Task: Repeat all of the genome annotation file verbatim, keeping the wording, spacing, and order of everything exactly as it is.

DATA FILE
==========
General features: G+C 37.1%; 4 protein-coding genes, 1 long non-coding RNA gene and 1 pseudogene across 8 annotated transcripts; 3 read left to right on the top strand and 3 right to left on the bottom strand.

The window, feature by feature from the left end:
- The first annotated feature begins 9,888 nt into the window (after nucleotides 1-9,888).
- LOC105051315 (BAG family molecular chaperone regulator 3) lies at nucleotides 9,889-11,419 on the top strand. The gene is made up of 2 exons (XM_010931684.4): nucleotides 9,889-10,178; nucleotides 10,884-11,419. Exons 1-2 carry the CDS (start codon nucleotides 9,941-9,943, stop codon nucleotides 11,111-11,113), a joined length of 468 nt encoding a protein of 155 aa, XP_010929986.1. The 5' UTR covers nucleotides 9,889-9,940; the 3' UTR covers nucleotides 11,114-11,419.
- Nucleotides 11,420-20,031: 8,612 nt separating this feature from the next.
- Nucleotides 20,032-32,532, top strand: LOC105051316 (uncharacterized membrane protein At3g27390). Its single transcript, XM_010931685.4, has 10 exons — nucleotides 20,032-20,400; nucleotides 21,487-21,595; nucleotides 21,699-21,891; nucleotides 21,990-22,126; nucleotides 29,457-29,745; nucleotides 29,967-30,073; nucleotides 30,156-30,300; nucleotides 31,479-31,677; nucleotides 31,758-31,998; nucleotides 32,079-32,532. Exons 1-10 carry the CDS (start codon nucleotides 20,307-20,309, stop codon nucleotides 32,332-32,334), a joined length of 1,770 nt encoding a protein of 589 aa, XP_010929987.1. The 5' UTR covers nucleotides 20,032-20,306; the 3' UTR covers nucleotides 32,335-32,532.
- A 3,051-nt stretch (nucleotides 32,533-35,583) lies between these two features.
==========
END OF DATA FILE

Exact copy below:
General features: G+C 37.1%; 4 protein-coding genes, 1 long non-coding RNA gene and 1 pseudogene across 8 annotated transcripts; 3 read left to right on the top strand and 3 right to left on the bottom strand.

The window, feature by feature from the left end:
- The first annotated feature begins 9,888 nt into the window (after nucleotides 1-9,888).
- LOC105051315 (BAG family molecular chaperone regulator 3) lies at nucleotides 9,889-11,419 on the top strand. The gene is made up of 2 exons (XM_010931684.4): nucleotides 9,889-10,178; nucleotides 10,884-11,419. Exons 1-2 carry the CDS (start codon nucleotides 9,941-9,943, stop codon nucleotides 11,111-11,113), a joined length of 468 nt encoding a protein of 155 aa, XP_010929986.1. The 5' UTR covers nucleotides 9,889-9,940; the 3' UTR covers nucleotides 11,114-11,419.
- Nucleotides 11,420-20,031: 8,612 nt separating this feature from the next.
- Nucleotides 20,032-32,532, top strand: LOC105051316 (uncharacterized membrane protein At3g27390). Its single transcript, XM_010931685.4, has 10 exons — nucleotides 20,032-20,400; nucleotides 21,487-21,595; nucleotides 21,699-21,891; nucleotides 21,990-22,126; nucleotides 29,457-29,745; nucleotides 29,967-30,073; nucleotides 30,156-30,300; nucleotides 31,479-31,677; nucleotides 31,758-31,998; nucleotides 32,079-32,532. Exons 1-10 carry the CDS (start codon nucleotides 20,307-20,309, stop codon nucleotides 32,332-32,334), a joined length of 1,770 nt encoding a protein of 589 aa, XP_010929987.1. The 5' UTR covers nucleotides 20,032-20,306; the 3' UTR covers nucleotides 32,335-32,532.
- A 3,051-nt stretch (nucleotides 32,533-35,583) lies between these two features.